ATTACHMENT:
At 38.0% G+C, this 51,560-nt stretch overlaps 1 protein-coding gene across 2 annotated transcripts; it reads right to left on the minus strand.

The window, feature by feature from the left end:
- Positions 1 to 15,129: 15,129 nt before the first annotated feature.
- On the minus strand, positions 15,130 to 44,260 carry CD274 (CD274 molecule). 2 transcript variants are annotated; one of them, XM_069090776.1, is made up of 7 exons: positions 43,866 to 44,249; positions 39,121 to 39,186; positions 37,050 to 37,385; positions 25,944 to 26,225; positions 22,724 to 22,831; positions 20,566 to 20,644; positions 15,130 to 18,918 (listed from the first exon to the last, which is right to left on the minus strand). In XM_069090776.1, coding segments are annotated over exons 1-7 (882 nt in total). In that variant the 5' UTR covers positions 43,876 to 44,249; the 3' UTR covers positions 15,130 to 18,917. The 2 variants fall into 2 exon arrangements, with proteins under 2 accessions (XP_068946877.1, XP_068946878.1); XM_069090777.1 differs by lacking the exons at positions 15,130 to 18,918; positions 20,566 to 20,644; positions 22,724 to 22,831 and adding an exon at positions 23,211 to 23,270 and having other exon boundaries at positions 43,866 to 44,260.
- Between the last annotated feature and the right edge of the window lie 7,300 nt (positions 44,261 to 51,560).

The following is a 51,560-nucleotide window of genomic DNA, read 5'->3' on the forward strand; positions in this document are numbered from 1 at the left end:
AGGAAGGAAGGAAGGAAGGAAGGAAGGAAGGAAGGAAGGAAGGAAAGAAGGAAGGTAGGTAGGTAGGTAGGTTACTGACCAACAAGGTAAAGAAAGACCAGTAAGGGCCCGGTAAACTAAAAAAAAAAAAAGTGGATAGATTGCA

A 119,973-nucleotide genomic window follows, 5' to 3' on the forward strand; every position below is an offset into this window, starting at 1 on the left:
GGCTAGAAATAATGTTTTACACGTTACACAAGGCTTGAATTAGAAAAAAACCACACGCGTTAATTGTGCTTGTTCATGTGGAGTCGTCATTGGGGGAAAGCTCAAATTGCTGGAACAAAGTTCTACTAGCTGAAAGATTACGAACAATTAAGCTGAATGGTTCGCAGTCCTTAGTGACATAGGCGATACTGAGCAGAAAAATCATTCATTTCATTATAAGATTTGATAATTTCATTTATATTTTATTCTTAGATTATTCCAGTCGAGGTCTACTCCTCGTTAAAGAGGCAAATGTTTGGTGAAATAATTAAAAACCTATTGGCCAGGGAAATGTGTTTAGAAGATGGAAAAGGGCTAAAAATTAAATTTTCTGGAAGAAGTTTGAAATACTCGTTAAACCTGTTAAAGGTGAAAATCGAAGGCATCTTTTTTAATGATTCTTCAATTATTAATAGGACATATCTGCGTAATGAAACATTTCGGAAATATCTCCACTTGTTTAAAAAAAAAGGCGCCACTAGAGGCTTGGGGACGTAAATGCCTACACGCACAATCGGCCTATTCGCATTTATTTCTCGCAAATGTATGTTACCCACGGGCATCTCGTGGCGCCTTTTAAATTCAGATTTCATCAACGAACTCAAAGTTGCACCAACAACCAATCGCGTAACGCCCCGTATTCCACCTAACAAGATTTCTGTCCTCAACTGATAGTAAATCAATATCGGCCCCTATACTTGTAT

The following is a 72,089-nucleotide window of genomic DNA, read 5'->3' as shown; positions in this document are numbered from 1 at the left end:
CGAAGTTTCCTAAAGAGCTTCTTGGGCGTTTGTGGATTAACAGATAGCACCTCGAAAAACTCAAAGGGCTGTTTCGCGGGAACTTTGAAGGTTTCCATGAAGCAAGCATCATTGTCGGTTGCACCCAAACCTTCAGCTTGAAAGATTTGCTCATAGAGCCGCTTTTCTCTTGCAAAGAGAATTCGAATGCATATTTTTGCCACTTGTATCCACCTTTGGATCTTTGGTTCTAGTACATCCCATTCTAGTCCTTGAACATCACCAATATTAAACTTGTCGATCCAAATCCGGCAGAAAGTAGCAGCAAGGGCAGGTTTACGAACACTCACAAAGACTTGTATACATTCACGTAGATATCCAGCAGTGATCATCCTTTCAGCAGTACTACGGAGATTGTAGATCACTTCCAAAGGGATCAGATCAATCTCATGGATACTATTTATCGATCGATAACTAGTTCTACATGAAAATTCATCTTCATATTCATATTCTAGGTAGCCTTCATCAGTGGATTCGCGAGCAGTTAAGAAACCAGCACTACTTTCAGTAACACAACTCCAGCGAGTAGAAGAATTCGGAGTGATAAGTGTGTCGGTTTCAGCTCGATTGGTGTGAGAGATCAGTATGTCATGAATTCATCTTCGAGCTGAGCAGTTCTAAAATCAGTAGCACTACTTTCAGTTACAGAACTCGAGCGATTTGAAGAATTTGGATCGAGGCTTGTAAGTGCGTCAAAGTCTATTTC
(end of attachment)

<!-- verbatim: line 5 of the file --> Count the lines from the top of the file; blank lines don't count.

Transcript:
- Between the last annotated feature and the right edge of the window lie 7,300 nt (positions 44,261 to 51,560).